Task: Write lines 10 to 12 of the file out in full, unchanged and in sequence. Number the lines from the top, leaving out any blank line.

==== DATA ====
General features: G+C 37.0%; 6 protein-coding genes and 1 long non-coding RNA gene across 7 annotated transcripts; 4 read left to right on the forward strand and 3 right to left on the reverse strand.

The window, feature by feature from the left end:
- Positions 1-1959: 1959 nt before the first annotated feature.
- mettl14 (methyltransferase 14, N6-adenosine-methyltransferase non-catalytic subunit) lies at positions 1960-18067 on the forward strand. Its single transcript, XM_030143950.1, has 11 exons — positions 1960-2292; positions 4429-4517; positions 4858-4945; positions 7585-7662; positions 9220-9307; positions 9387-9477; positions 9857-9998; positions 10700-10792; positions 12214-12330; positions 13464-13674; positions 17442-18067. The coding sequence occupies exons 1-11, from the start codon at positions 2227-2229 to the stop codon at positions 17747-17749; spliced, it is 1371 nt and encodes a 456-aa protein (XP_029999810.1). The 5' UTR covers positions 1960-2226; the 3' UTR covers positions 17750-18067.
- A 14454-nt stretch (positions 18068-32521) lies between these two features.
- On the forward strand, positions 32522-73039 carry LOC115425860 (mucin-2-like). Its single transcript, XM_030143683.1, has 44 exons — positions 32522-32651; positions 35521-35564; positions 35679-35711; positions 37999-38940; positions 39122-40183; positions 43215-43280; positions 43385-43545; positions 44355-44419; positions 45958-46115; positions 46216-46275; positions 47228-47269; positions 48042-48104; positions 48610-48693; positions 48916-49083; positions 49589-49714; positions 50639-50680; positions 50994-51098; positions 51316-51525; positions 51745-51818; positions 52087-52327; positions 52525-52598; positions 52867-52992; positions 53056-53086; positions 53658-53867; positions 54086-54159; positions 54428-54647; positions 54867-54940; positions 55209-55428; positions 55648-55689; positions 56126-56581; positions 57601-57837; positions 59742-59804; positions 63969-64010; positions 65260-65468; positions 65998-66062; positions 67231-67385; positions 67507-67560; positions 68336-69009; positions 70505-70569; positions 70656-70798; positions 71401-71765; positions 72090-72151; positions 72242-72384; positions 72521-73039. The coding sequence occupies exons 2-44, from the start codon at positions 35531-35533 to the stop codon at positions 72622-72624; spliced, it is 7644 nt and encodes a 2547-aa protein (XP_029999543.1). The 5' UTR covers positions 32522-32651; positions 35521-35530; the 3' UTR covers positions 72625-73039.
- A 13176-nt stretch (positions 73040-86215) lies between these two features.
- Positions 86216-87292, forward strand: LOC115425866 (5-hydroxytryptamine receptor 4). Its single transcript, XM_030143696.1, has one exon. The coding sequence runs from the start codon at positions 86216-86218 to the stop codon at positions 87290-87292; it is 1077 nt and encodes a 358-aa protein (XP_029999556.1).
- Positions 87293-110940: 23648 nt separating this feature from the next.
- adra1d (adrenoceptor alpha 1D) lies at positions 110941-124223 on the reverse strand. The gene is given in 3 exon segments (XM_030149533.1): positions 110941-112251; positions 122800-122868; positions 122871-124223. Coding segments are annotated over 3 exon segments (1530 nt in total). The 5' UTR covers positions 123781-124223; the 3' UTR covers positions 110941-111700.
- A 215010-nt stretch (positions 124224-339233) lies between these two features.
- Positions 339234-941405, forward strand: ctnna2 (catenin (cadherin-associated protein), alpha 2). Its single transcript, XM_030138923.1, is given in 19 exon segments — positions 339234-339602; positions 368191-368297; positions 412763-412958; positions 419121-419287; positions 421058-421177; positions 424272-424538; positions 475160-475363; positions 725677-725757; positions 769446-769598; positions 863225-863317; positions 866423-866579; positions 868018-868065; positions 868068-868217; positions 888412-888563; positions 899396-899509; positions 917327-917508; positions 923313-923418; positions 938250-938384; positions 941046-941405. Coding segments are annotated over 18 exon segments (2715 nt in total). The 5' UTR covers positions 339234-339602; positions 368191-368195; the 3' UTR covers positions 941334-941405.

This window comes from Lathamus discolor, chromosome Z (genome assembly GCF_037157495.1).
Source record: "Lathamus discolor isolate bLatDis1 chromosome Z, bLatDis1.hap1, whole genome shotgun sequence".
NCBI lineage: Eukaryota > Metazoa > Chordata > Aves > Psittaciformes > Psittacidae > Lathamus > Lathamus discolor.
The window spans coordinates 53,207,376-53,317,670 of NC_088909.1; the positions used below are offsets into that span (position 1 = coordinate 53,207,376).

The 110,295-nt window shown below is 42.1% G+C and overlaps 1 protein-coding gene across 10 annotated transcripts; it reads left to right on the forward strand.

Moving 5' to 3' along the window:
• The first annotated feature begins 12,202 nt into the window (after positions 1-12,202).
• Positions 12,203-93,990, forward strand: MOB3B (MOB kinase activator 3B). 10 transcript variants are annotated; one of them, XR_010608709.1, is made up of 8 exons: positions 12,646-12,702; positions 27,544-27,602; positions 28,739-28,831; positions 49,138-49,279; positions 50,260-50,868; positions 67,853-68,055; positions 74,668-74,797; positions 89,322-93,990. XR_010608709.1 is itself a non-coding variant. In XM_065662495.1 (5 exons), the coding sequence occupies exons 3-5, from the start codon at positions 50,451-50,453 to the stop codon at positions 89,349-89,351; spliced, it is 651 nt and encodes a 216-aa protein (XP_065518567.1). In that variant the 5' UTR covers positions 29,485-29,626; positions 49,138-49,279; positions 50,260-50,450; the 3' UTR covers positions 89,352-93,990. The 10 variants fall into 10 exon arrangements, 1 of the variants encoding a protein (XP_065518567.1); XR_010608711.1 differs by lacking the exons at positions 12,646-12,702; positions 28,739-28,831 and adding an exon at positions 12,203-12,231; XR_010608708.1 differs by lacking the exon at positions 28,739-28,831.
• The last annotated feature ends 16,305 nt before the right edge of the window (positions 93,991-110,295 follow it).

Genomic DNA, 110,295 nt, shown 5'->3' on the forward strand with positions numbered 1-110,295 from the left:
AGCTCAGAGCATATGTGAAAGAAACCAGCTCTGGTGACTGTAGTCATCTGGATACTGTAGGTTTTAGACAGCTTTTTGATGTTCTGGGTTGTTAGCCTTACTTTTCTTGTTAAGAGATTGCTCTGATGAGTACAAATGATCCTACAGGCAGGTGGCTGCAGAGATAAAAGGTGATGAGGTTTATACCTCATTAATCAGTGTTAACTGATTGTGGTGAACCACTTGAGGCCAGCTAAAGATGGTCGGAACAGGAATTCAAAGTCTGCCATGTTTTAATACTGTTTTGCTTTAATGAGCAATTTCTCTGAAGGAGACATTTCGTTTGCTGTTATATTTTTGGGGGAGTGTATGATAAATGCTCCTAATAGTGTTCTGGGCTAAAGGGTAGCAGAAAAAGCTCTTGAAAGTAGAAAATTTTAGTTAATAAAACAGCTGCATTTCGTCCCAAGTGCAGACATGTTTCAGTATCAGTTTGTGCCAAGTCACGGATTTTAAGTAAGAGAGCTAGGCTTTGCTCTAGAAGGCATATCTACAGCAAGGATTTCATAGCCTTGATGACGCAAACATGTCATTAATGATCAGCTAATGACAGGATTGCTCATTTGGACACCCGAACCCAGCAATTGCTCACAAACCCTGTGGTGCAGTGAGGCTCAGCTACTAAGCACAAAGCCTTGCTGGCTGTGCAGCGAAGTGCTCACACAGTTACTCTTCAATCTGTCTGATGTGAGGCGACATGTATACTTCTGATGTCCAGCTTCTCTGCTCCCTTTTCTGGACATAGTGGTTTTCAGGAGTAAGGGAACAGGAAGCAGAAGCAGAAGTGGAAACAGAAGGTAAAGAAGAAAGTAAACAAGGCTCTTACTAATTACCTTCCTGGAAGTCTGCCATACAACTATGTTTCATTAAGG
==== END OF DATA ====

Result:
- adra1d (adrenoceptor alpha 1D) lies at positions 110941-124223 on the reverse strand. The gene is given in 3 exon segments (XM_030149533.1): positions 110941-112251; positions 122800-122868; positions 122871-124223. Coding segments are annotated over 3 exon segments (1530 nt in total). The 5' UTR covers positions 123781-124223; the 3' UTR covers positions 110941-111700.
- A 215010-nt stretch (positions 124224-339233) lies between these two features.
- Positions 339234-941405, forward strand: ctnna2 (catenin (cadherin-associated protein), alpha 2). Its single transcript, XM_030138923.1, is given in 19 exon segments — positions 339234-339602; positions 368191-368297; positions 412763-412958; positions 419121-419287; positions 421058-421177; positions 424272-424538; positions 475160-475363; positions 725677-725757; positions 769446-769598; positions 863225-863317; positions 866423-866579; positions 868018-868065; positions 868068-868217; positions 888412-888563; positions 899396-899509; positions 917327-917508; positions 923313-923418; positions 938250-938384; positions 941046-941405. Coding segments are annotated over 18 exon segments (2715 nt in total). The 5' UTR covers positions 339234-339602; positions 368191-368195; the 3' UTR covers positions 941334-941405.